Second in a series of locals who were part of professional sports in the past.
Before taking over Bainbridge High School’s cheer program in 2014, coach Tawnya Jackson had a storied history in the sport.
But before becoming a cheerleader, Jackson was a multi-sport athlete in high school in Everett. Despite playing soccer and basketball, she was drawn to cheerleading.
“I had a friend who really wanted to cheer, and she talked me into it,” Jackson said. “Once I got there, it drew me in. They have this amazing energy, and everything is positive. Everything is about how do you make other people happy, how do you entertain them, and I gravitated toward it.”
In 1982, Jackson started college at Seattle Pacific, but it did not have a cheer program. So she participated in musical theater and events at Capitol Hill.
A year later, she turned heads with her performances, including mentor Mike Jordan, who told Jackson she should try out for the Seattle Seahawks cheerleading squad, known as the Sea Gals.
“I looked up to Mike,” Jackson said. “He was like, ‘You can do this! You got all the things they are looking for.’ As for me, I really liked performing so this was another platform where I can perform.”
Before the 1983 football season started, Jackson went through an excruciating tryout process. “For a lot of people, they probably have seen the Dallas Cowboys cheerleaders and their film about tryouts. Our tryouts were very similar to that,” Jackson said.
She said the first day consisted of nearly 500 women competing for a handful of spots. Every woman gets a number and starts dancing to music. If your number popped up, you learned a routine and had one day to practice. You return and have to hit the routine to make the next cut. If you did pass that round, you did a formal interview, learn another routine, and be weighed by the team.
After a weeklong process, Jackson found out she became a Sea Gal. Although she was balancing her personal life with cheerleading, she was ecstatic to make the squad. “I love the Seahawks,” Jackson said, adding she was on the team from 1983-86. She said it was much different than in high school.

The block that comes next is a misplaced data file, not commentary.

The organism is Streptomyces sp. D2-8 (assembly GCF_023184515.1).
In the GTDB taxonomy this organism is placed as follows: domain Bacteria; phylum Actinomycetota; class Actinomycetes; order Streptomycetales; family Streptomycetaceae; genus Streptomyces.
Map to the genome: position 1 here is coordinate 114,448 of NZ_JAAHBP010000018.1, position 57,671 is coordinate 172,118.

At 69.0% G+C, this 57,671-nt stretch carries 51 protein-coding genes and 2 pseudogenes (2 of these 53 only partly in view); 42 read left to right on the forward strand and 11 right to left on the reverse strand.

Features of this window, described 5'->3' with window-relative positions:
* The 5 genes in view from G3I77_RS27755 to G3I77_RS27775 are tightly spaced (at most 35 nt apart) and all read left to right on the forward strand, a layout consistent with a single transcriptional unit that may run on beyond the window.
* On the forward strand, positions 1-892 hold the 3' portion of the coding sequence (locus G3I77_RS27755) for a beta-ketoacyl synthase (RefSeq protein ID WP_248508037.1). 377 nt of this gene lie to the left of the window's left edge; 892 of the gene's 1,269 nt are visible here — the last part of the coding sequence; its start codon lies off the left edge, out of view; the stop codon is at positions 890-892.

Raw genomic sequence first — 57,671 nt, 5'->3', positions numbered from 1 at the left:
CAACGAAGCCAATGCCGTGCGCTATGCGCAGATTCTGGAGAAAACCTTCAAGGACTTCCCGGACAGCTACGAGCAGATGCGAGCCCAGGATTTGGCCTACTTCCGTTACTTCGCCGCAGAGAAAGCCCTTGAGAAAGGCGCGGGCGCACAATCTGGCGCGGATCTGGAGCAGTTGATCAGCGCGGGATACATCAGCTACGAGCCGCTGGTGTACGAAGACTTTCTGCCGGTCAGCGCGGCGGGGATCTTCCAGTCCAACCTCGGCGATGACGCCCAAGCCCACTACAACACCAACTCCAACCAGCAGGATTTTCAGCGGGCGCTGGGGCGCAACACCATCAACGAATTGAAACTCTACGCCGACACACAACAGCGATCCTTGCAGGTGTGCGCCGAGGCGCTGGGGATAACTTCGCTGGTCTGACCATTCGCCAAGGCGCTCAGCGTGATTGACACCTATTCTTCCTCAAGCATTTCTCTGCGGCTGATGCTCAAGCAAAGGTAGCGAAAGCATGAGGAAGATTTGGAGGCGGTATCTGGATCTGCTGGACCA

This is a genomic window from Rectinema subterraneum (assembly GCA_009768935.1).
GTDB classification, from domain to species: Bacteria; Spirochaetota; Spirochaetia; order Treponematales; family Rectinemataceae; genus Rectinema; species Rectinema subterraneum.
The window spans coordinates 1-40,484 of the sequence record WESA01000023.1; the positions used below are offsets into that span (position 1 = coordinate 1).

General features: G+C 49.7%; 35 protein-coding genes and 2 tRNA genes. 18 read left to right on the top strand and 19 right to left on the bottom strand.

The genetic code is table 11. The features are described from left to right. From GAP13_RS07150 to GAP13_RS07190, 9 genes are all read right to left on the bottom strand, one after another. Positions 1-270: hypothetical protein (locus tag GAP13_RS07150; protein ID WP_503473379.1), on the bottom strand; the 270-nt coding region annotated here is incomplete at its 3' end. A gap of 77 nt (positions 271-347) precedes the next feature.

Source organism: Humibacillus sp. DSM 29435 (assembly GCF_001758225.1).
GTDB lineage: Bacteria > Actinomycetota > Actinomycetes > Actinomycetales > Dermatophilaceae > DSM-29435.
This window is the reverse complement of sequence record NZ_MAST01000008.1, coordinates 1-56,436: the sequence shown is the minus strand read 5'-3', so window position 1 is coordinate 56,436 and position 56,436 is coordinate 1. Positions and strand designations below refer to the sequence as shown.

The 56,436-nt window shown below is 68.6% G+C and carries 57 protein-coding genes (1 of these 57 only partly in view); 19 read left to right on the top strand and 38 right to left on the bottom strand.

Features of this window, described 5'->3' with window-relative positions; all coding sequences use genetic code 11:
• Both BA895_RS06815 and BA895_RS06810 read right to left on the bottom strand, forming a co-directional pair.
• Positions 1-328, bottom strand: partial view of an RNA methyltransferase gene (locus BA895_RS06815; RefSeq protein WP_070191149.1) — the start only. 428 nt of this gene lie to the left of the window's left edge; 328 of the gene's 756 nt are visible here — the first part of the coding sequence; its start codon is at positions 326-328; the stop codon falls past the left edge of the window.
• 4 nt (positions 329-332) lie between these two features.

“In high school, you are on the sideline getting the fans involved in the game,” Jackson said. “The Sea Gals are just about performing. It wasn’t about getting the crowd to join in.”
Jackson performed before every home Seahawks game, but another aspect of being a volunteer Sea Gal made an everlasting impact on her.
“We were invited to the Children’s Cancer Society, sign posters, talk with the kids, and take photos,” Jackson said. “That to me was amazing.”
In 1986, Jackson worked in marketing for Alaska Airlines and found it was a struggle to balance her family, work and cheerleading. So she left, but kept one important lesson from being a Sea Gal. “I started volunteering at the YMCA with the little cheerleaders,” Jackson said.
When she and her husband moved to West Seattle, she volunteered with the Junior Sea Gals program before heading to Bainbridge Island in 2011. Her family decided to come to BI when her first child was about to start high school. She began looking for opportunities.
“My son was entering as a freshman, and he was being considered to be the quarterback at Bainbridge High,” Jackson said. “I would come to the summer practices in 2011 and sit in the stands. Sure enough, I saw the cheerleaders practicing and being who I am, I introduced myself to the coach. I told her I would love to volunteer. She took me up on it, and I started as an assistant coach.”
Jackson took over the Bainbridge cheer program in 2014 and began putting her own spin on the program. She plans to return for her ninth season to a squad that finished fifth at state last season.
“We not only cheer, tumble and stunt, we do dancing,” Jackson said. “A lot of the [Sea Gal] dance moves are dated because it was in the 1980s, but I still pull music from the 1980s because who doesn’t love 1980s music? When I do that, I pull some old moves I have learned.”
Besides bringing in some old-school Sea Gal tactics, Jackson threw in new tactics to spice up the performances.
“I have to manage what I think is cool and what the high schoolers think is cool,” Jackson said. “I do a lot of searching on YouTube, Instagram and look for videos and different dance moves from artists that are popular today and pull moves from that.”
Her unique style of blending the old with the new gives nearly 60 cheerleaders a sense of confidence within the program. After all, Jackson allows the captains to create their own music and choreography with her support.
Although Jackson helps along the way, the former Sea Gal loves to see her athletes succeed.
“I love seeing a student-athlete who doesn’t believe in themselves when they try out and watching them grow into this person who is confident in themselves and their athletic ability grows,” Jackson said.
Despite being in cheer for decades, Jackson does not see herself leaving it yet.
“I eat, breathe and sleep cheer,” Jackson said. “I drive my husband crazy because I’m constantly choreographing at home, listening to music. It’s just who I am, and I love it. When I wake up in the morning, I am ready to go.
“Of course I love my job here as security, but I get to interact with the students and keep me youthful. When I stop coaching, I will have to find something to replace it. It gives me an opportunity to get good workouts in and keeps me happy.”